A while back, Nick posted how you can use the Spring .NET Framework to have Design by Contract with AOP.  I’ve been talking to him about you can do the same thing using a .NET remoting proxy to your object and intercept the calls to your objects.  To do this, I needed three classes: An attribute to initialize the attaching at class level for wiring the AOP guts, a class that wires up the AOP guts and a sink that performs the interception.  This is a modified version of Nick’s code: using System;using System.Reflection;using System.Runtime.Remoting.Activation;using System.Runtime.Remoting.Contexts;using System.Runtime.Remoting.Messaging;namespace Lozanotek{        public interface IEvaluator    {        bool Evaluate(object arg);    }    [AttributeUsage(AttributeTargets.Method, AllowMultiple = true, Inherited = true)]    public class PrologAttribute : Attribute    {        private int index;        public IEvaluator evaluator;        public PrologAttribute() { }        public PrologAttribute(int index, Type evalType, params object[] args)        {            this.Index = index;            Object obj = Activator.CreateInstance(evalType, args);            if (obj != null)                this.evaluator = obj as IEvaluator;        }        public IEvaluator Evaluator        {            get { return evaluator; }            set { evaluator = value; }        }        public int Index        {            get { return index; }            set { index = value; }        }        public bool Evaluate(object arg) { return evaluator.Evaluate(arg); }    }    public class StringLengthEvaluator : IEvaluator    {        private int min = 0;        private int max = 0;        public StringLengthEvaluator(int min, int max)        {            this.min = min;            this.max = max;        }        public bool Evaluate(object arg)        {            int len = arg.ToString().Length;            return (len <= max) && (len >= min);        }    }    [AttributeUsage(AttributeTargets.Class)]    public class AOPClassAttribute : Attribute, IContextAttribute    {        public void GetPropertiesForNewContext(IConstructionCallMessage msg)        {            msg.ContextProperties.Add(new AOPProperty());        }        public bool IsContextOK(Context ctx, IConstructionCallMessage msg) { return false; }    }    internal class AOPProperty : IContextProperty, IContributeServerContextSink    {        public AOPProperty() { }        public void Freeze(Context newContext) { }        public bool IsNewContextOK(Context newCtx) { return true; }        public string Name         {            get { return "AOPProperty"; }         }        public IMessageSink GetServerContextSink(IMessageSink nextSink)         {             return new AOPMessageSink(nextSink);         }    }    internal class AOPMessageSink : IMessageSink    {        private IMessageSink next;        public AOPMessageSink(IMessageSink next) { this.next = next; }        public IMessageCtrl AsyncProcessMessage(IMessage msg, IMessageSink replySink) { return null; }        public IMessageSink NextSink         {             get { return next; }         }        public IMessage SyncProcessMessage(IMessage msg)        {            bool proceed = true;            if (msg is IMethodMessage)            {                proceed = Invoke(msg as IMethodMessage);            }            return (proceed) ? NextSink.SyncProcessMessage(msg) :                new ReturnMessage(null, null, 0, null, (IMethodCallMessage) msg);        }        private bool Invoke(IMethodMessage msg)        {            bool results = true;            MethodBase method = msg.MethodBase;            Type attrType = typeof(PrologAttribute);            PrologAttribute[] prologs = method.GetCustomAttributes(attrType, true) as PrologAttribute[];            if (prologs != null)            {                foreach (PrologAttribute pl in prologs)                {                    if (pl != null)                    {                        IEvaluator eval = pl.Evaluator as IEvaluator;                        if (eval != null)                        {                            object[] args = msg.Args;                            results = eval.Evaluate(args[pl.Index]);                            if (!results) { break; }                        }                    }                }            }            return results;        }    }    [AOPClass]    public class Person : ContextBoundObject    {        [Prolog(0, typeof(StringLengthEvaluator), 0, 5)]        public void SayHello(string name)        {            Console.WriteLine("Hello {0}", name);        }    }    class Program    {        [STAThread]        static void Main(string[] args)        {            Person p = new Person();            p.SayHello("Javier");            p.SayHello("Jav");                        Console.ReadLine();        }    }} If you have any questions or comments, let me...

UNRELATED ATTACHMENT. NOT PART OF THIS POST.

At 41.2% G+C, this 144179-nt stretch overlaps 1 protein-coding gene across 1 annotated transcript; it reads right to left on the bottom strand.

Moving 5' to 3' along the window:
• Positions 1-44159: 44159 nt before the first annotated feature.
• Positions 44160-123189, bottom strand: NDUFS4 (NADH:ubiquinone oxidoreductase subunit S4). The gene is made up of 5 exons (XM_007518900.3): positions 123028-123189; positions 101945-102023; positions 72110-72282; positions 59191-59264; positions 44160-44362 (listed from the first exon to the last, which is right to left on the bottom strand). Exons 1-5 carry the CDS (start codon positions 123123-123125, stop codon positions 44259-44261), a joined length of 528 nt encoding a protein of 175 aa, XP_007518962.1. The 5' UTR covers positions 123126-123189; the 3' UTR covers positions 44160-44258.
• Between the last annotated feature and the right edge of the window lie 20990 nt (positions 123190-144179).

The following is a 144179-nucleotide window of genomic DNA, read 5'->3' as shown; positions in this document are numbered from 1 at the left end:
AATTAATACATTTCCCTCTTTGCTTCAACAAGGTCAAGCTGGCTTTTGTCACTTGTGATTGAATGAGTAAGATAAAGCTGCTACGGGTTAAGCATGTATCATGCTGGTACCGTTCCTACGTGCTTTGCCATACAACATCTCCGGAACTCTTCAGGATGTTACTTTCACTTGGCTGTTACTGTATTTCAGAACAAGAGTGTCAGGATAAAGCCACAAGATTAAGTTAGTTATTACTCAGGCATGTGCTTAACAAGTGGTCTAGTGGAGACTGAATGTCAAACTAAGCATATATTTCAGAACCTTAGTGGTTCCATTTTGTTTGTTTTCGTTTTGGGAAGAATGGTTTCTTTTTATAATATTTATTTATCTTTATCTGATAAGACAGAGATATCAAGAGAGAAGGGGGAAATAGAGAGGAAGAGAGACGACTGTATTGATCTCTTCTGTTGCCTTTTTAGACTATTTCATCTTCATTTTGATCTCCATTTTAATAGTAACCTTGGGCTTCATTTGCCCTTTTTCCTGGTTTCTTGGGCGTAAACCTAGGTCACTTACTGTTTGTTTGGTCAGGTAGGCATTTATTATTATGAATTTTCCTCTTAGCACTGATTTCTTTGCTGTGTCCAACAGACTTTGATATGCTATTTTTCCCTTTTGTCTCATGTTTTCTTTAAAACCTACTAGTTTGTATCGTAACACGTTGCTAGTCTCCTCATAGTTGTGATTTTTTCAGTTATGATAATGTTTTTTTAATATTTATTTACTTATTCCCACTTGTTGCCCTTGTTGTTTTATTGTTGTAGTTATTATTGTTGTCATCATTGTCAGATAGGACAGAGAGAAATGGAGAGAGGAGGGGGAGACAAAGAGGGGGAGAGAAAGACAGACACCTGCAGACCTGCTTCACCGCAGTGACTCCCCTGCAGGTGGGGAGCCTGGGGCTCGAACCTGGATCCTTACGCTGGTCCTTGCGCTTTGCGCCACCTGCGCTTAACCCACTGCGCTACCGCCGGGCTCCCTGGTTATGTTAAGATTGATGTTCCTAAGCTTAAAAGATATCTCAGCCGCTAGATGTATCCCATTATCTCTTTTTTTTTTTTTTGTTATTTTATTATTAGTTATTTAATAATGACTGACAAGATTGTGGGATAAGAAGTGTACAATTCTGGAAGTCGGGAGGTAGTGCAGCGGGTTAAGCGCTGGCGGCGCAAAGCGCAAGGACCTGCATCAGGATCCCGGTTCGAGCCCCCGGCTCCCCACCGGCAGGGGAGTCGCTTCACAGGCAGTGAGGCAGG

posted @ Monday, October 31, 2005 10:19 PM | Feedback (3)